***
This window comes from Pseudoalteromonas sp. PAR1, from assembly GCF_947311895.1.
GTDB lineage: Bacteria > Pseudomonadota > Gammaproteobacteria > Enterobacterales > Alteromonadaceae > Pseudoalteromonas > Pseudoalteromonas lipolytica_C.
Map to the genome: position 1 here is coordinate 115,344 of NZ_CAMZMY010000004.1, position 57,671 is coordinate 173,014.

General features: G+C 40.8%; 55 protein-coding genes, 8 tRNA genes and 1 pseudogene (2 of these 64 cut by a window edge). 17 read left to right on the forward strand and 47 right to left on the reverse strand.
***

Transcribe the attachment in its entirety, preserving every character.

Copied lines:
This window comes from Pseudoalteromonas sp. PAR1, from assembly GCF_947311895.1.
GTDB lineage: Bacteria > Pseudomonadota > Gammaproteobacteria > Enterobacterales > Alteromonadaceae > Pseudoalteromonas > Pseudoalteromonas lipolytica_C.
Map to the genome: position 1 here is coordinate 115,344 of NZ_CAMZMY010000004.1, position 57,671 is coordinate 173,014.

General features: G+C 40.8%; 55 protein-coding genes, 8 tRNA genes and 1 pseudogene (2 of these 64 cut by a window edge). 17 read left to right on the forward strand and 47 right to left on the reverse strand.